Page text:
Peter W. Bodde, the U.S. Ambassador to Nepal, said in Kathmandu on Tuesday that America was now shifting focus in relief efforts more than a week after the country was struck by the worst earthquake in 80 years.
The Himalayan nation has asked foreign countries to wrap up search and rescue operations 10 days after the devastating April 25 quake that killed more than 7,500 people and injured at least 14,500 people. All hopes of finding people alive in the rubble have now gone. Dozens of countries sent teams to look for survivors immediately after the 7.8-magnitude quake on April 25. Nepal now needs help keeping the survivors alive and rebuilding.
Ambassador Bodde said the U.S. was acting in close cooperation with the Nepalese government and other donors.
“What we’re now looking at is that after the relief effort we have recovery and we have reconstruction,” Bodde said. “We are looking at what can be done in conjunction with the other donors, very preliminary, on what can be done to help reconstruct the areas. This is a long term thing but this has to be done carefully, thoughtfully. And if we… try to do is to make sure that everything we do in the relief phase, adds to that phase, and that’s where we are right now.”
Many countries have pledged money that will be necessary to rebuild homes, hospitals and historic buildings.
Others, such as neighboring India, have sent trucks to deliver aid and deployed helicopters to rescue thousands of people from remote towns and villages.
On Tuesday, the U.S. Agency for International Development (USAID) announced an additional $11 million (US) for Nepal earthquake response, bringing total U.S. humanitarian assistance to nearly $26 million.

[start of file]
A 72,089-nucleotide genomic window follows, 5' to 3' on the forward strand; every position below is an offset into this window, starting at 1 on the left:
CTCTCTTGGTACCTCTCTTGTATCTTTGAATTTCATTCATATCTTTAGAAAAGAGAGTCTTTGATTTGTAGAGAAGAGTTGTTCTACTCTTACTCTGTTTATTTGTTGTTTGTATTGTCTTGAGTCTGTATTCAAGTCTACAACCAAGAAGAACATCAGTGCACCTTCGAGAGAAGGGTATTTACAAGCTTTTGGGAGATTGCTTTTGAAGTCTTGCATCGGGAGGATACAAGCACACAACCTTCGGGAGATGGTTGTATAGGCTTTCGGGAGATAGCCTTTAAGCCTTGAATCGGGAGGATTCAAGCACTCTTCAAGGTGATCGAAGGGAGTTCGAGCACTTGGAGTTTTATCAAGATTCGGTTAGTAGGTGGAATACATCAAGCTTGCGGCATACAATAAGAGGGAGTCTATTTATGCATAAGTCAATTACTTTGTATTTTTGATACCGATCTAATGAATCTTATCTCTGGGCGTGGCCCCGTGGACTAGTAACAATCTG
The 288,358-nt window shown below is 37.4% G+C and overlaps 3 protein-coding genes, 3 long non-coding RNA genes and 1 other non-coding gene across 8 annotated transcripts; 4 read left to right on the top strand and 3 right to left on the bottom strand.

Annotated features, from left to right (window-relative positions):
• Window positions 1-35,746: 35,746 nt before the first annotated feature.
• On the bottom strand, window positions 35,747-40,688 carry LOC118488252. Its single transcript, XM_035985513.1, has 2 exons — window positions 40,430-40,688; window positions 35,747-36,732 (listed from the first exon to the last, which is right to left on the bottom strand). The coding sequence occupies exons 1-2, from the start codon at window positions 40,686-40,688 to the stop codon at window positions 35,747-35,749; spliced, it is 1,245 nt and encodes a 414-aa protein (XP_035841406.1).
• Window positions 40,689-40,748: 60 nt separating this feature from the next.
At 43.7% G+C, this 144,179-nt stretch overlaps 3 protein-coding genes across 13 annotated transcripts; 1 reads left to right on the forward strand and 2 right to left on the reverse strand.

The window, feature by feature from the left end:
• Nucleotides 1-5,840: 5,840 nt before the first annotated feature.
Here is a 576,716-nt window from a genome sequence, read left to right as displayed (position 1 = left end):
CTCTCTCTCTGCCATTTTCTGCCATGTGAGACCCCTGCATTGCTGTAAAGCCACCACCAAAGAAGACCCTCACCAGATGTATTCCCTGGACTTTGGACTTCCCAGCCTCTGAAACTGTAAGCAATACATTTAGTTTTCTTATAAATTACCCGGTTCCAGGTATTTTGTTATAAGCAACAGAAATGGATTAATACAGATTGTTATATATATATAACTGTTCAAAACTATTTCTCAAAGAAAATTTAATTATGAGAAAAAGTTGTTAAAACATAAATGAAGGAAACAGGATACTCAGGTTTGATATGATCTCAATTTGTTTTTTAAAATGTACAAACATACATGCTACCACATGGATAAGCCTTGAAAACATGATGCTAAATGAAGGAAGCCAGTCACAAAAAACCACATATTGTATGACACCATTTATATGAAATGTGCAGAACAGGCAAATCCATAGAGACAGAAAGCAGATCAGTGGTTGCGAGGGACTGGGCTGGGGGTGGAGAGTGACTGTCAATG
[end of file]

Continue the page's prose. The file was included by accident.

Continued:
The new funding will support the delivery of additional shelter materials, critical medical supplies, safe drinking water, improved sanitation services and hygiene kits to people hardest hit by the earthquake.
“We’ve chartered a number of helicopter flights. We’ve located over 10 Americans, we’ve brought almost 30 other nationalities back down on our flights. We have located the remains and transported the remains of four deceased Americans.”
The U.S. ambassador said two additional UH-1Y Hueys and approximately 50 US Air Force personnel were due to arrive on Tuesday.
“The tools we have to react and help the government of Nepal have just increased so much that it is almost beyond imagination,” Bodde said.
Fears of an outbreak of diseases when the monsoon rains arrive were dismissed by USAID disaster assistance response team leader Bill Berger.
“With the amount of medical teams that are coming in here, there’ll probably be better healthcare across the country than there was before the disaster. Medical teams have been flowing in, we understand that we have very very good coverage in that regard. So, I am hopeful that we will be able to staunch anything that pops up because we have the capacity to do that now,” Berger said.